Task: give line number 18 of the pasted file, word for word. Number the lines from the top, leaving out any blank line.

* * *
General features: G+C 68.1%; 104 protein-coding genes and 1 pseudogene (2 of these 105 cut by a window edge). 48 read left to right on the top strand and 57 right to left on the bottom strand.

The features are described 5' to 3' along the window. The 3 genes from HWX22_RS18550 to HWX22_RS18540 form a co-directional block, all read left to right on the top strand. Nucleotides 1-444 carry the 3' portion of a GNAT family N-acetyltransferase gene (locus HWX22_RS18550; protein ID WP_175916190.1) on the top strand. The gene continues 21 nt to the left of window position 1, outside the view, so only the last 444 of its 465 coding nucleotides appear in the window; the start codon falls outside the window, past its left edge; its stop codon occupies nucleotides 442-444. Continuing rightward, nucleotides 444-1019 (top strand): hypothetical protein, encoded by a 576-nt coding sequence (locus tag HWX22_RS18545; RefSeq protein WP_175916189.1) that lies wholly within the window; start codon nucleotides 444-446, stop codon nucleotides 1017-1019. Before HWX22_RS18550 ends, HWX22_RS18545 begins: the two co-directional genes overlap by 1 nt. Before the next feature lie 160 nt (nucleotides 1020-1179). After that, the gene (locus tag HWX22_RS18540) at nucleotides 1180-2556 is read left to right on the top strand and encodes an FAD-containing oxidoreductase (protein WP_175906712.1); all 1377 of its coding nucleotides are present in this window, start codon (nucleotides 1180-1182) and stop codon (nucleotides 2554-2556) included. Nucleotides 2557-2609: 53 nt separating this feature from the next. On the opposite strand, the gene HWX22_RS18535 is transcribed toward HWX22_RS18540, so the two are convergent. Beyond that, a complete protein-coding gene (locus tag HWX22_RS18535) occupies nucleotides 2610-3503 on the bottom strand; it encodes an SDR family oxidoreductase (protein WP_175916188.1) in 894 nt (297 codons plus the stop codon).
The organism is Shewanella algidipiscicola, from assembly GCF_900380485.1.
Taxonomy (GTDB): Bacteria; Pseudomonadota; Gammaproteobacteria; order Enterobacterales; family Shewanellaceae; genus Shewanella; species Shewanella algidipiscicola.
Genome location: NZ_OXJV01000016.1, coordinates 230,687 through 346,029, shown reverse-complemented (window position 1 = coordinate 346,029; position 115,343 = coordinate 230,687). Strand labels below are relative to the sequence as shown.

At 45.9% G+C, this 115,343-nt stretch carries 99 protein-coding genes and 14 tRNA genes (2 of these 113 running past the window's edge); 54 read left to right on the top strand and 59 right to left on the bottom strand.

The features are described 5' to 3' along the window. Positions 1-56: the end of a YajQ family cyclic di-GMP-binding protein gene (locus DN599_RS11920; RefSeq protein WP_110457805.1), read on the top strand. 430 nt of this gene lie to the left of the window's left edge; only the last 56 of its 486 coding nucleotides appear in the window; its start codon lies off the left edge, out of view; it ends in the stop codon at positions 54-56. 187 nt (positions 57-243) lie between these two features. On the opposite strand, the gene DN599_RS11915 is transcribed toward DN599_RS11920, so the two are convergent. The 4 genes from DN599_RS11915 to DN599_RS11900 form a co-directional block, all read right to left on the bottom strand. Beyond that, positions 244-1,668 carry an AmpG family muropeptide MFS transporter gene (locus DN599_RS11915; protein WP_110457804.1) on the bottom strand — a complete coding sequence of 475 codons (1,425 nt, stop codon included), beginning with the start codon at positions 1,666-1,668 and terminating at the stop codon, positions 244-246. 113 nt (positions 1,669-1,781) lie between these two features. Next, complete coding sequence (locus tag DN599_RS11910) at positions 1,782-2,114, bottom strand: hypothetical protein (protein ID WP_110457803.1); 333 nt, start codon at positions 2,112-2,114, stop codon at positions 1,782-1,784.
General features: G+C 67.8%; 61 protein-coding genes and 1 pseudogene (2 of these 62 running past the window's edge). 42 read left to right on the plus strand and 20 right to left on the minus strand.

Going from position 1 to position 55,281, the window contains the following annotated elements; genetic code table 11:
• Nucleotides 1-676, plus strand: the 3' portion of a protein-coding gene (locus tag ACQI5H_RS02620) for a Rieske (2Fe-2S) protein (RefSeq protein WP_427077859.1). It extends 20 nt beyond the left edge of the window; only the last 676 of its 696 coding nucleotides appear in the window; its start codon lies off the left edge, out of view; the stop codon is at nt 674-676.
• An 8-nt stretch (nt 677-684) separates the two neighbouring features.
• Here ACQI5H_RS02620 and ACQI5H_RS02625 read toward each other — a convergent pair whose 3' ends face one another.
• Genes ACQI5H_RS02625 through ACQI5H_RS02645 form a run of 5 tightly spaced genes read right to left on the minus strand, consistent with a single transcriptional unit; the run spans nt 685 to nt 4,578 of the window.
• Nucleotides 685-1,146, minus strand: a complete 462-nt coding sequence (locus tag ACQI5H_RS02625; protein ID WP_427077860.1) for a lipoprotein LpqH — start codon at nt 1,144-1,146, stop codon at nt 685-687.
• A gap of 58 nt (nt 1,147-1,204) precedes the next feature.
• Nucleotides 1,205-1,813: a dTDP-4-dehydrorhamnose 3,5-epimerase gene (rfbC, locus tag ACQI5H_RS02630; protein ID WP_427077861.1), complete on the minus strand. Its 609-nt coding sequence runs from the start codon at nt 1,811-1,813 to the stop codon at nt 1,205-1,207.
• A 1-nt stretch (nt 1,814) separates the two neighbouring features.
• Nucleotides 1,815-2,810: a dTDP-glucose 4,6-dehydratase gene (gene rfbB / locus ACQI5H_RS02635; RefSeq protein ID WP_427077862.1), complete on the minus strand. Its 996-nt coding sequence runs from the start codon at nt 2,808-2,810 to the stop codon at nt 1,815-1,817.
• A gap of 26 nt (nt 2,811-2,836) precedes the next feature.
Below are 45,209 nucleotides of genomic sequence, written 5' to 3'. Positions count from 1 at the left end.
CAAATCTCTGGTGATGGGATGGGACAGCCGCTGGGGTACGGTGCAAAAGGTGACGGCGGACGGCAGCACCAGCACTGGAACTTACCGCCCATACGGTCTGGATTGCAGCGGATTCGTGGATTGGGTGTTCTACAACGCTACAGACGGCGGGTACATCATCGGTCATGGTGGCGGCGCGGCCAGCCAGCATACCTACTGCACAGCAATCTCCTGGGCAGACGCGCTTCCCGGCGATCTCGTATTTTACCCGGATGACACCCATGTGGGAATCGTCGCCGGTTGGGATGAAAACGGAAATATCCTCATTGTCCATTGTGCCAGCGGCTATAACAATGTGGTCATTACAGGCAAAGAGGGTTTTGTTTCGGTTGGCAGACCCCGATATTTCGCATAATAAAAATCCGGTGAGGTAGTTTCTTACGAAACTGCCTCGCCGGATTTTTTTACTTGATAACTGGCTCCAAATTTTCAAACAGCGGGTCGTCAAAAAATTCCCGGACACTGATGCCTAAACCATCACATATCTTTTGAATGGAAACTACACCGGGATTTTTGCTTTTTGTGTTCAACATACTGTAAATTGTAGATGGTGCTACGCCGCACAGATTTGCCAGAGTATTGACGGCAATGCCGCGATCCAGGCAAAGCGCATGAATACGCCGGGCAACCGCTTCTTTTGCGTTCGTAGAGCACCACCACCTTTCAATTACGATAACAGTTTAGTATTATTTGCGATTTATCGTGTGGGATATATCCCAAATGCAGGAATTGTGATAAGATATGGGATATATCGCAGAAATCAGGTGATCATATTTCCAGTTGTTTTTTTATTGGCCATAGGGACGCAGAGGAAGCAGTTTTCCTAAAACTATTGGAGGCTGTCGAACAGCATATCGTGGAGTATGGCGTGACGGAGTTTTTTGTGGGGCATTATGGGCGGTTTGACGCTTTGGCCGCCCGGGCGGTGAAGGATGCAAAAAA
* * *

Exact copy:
• Nucleotides 1,815-2,810: a dTDP-glucose 4,6-dehydratase gene (gene rfbB / locus ACQI5H_RS02635; RefSeq protein ID WP_427077862.1), complete on the minus strand. Its 996-nt coding sequence runs from the start codon at nt 2,808-2,810 to the stop codon at nt 1,815-1,817.